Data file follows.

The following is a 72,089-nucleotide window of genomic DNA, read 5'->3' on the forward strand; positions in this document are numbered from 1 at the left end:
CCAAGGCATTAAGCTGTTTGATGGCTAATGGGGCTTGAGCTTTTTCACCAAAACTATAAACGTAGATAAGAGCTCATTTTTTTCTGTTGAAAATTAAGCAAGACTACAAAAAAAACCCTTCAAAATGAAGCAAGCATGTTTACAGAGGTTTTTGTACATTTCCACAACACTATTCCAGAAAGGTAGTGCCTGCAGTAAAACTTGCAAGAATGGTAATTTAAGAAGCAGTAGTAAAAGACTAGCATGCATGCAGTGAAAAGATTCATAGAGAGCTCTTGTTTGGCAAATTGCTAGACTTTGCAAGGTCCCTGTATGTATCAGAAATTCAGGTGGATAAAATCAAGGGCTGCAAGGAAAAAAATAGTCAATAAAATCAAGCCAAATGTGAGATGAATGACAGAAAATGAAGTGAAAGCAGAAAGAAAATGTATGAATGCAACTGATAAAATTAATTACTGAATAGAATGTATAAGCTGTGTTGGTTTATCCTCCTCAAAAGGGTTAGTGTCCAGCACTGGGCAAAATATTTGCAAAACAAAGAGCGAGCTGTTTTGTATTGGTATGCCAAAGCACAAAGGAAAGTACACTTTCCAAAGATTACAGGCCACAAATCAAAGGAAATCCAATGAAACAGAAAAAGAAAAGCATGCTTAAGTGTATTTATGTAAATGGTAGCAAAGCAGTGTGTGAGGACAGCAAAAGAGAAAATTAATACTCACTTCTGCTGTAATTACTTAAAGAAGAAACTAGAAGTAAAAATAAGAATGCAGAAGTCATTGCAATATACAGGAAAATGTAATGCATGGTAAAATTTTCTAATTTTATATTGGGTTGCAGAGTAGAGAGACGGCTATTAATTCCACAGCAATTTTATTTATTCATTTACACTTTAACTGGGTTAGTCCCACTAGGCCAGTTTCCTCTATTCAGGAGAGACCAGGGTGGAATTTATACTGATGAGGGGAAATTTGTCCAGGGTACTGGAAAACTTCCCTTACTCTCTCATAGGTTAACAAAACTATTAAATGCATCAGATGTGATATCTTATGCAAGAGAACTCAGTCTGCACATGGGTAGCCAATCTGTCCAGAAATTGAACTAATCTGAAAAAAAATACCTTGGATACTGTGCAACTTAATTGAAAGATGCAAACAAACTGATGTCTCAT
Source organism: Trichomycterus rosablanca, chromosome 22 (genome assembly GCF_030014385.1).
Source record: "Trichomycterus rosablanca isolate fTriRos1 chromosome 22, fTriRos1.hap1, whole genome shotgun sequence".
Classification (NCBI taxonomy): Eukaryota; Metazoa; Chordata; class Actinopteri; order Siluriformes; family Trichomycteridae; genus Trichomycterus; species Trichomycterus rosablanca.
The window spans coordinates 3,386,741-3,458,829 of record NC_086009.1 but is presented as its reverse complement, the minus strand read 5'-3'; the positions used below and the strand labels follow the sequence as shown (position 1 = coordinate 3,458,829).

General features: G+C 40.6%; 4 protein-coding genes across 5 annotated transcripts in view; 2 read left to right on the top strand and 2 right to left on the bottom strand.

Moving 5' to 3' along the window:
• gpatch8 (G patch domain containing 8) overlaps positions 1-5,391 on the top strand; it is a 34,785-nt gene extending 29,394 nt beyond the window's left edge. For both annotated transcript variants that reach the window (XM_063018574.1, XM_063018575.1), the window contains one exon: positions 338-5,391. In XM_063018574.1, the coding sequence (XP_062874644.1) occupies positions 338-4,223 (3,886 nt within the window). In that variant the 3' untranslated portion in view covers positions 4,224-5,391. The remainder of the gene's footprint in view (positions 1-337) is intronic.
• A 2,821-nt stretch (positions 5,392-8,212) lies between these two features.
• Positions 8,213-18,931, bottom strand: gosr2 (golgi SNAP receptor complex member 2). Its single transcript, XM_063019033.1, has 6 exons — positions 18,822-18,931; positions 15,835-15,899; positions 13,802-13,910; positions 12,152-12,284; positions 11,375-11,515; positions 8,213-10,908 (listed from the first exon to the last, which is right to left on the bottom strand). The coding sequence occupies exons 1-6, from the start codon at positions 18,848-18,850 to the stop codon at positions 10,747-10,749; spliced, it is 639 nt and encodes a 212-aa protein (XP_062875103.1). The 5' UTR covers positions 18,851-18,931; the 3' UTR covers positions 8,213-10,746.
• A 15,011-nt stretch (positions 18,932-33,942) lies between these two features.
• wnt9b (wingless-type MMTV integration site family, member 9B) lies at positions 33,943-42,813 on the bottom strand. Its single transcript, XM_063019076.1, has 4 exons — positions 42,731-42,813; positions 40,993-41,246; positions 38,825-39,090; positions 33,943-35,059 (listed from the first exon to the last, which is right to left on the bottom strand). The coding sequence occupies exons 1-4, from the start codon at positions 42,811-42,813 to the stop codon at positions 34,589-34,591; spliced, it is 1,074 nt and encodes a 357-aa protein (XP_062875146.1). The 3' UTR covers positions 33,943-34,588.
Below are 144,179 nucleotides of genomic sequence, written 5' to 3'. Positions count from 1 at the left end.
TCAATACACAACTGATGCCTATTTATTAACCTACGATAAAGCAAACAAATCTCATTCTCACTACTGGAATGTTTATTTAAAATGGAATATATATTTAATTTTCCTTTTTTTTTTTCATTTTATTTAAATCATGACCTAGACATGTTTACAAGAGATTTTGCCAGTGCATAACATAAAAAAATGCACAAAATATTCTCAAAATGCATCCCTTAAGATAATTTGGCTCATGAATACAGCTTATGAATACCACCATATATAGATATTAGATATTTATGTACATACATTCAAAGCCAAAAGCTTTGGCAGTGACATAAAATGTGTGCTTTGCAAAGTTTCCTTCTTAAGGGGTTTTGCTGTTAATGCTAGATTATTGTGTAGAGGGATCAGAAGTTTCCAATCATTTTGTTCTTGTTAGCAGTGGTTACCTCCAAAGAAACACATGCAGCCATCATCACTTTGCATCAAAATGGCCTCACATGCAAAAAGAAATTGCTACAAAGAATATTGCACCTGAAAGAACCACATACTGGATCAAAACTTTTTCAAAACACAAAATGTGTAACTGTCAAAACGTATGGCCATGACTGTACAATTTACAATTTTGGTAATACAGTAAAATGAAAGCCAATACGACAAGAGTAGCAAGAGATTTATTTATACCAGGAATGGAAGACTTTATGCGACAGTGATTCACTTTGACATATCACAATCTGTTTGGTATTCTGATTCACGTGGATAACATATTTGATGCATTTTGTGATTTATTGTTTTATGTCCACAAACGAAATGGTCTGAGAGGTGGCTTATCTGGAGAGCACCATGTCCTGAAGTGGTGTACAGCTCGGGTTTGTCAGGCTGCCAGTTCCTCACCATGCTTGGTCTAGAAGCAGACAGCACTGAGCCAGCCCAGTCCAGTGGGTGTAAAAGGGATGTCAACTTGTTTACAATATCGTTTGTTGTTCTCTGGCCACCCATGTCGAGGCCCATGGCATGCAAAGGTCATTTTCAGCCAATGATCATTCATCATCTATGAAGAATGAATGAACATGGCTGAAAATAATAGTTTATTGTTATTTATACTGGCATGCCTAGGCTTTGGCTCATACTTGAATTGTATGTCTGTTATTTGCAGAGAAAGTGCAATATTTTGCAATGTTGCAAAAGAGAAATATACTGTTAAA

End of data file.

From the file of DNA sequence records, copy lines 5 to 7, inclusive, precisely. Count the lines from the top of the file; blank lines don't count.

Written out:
Classification (NCBI taxonomy): Eukaryota; Metazoa; Chordata; class Actinopteri; order Siluriformes; family Trichomycteridae; genus Trichomycterus; species Trichomycterus rosablanca.
The window spans coordinates 3,386,741-3,458,829 of record NC_086009.1 but is presented as its reverse complement, the minus strand read 5'-3'; the positions used below and the strand labels follow the sequence as shown (position 1 = coordinate 3,458,829).

General features: G+C 40.6%; 4 protein-coding genes across 5 annotated transcripts in view; 2 read left to right on the top strand and 2 right to left on the bottom strand.